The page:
OPLC’s State Budget Priorities

Poor and minority Ohioans have been hardest hit by the pandemic and their health and economic recovery will take the longest. Ohio’s budget and policies should prioritize stabilizing individuals and families, providing quality education to all children, and supporting employment opportunities. Some of our budget priorities include:

  • Improving access to health care by ensuring that all Ohioans can find and afford the health care they need including the one in four Ohioans who has access to care through Medicaid.
  • Supporting the poorest Ohioans by allocating available Temporary Assistance for Needy Families (TANF) dollars to directly benefit needy families in the Prevention, Retention, and Contingency program and increasing the basic cash grant to better support the health and safety of children and families.
  • Reducing lead poisoning by expanding testing and increasing funding for lead abatement.
  • Expanding access to broadband service by investing in infrastructure and programs to make access affordable.
  • Funding schools equitably by increasing Categorical Aid for children living in poverty, more accurately and fairly defining the local contribution to the base cost, and removing the expense for open enrollment, community schools, and vouchers from local school districts and making it part of the state budget.

This week, Governor Mike DeWine will unveil his proposed budget for state fiscal years 2022 and 2023. We look forward to working with the Administration and the General Assembly to ensure that the budget supports low-income Ohioans.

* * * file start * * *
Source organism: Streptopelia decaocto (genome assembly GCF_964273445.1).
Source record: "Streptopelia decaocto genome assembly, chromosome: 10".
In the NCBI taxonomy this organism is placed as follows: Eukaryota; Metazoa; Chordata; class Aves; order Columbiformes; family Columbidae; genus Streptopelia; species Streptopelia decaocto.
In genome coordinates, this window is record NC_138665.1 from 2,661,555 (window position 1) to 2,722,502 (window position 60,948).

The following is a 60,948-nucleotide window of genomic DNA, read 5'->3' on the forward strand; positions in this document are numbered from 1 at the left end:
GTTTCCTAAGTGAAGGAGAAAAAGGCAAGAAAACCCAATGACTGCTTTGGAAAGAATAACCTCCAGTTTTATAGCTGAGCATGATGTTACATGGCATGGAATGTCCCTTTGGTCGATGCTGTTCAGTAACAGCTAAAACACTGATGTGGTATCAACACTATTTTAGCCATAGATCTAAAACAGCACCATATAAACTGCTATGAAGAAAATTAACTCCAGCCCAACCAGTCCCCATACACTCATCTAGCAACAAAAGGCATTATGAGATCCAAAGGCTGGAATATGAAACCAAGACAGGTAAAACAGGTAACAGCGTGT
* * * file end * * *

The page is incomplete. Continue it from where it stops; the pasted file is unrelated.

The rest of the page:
New Report Highlights Improvements to Ohio’s Medicaid Managed Care Program

OPLC released its report, Brighter Future for Ohio’s Medicaid Managed Care Program, on Monday, January 25. The report highlights systemic problems with Ohio’s current Medicaid managed care program and examines provisions of the new proposed Medicaid managed care contract that should improve access services.   The Ohio Department of Medicaid is expected to award new managed care contracts as soon as this week. If fully implemented and funded, the contract provisions will:

  • Strengthen the grievance and appeals process,
  • Improve care coordination,
  • Place a greater focus on services for children, particularly for those with complex health needs, and
  • Require investments in communities to address social determinants of health.

 The new contracts will not go into effect until January 2022. OPLC will monitor implementation and will continue to advocate to ensure that Ohio’s Medicaid managed care program better serves the needs of low-income Ohioans.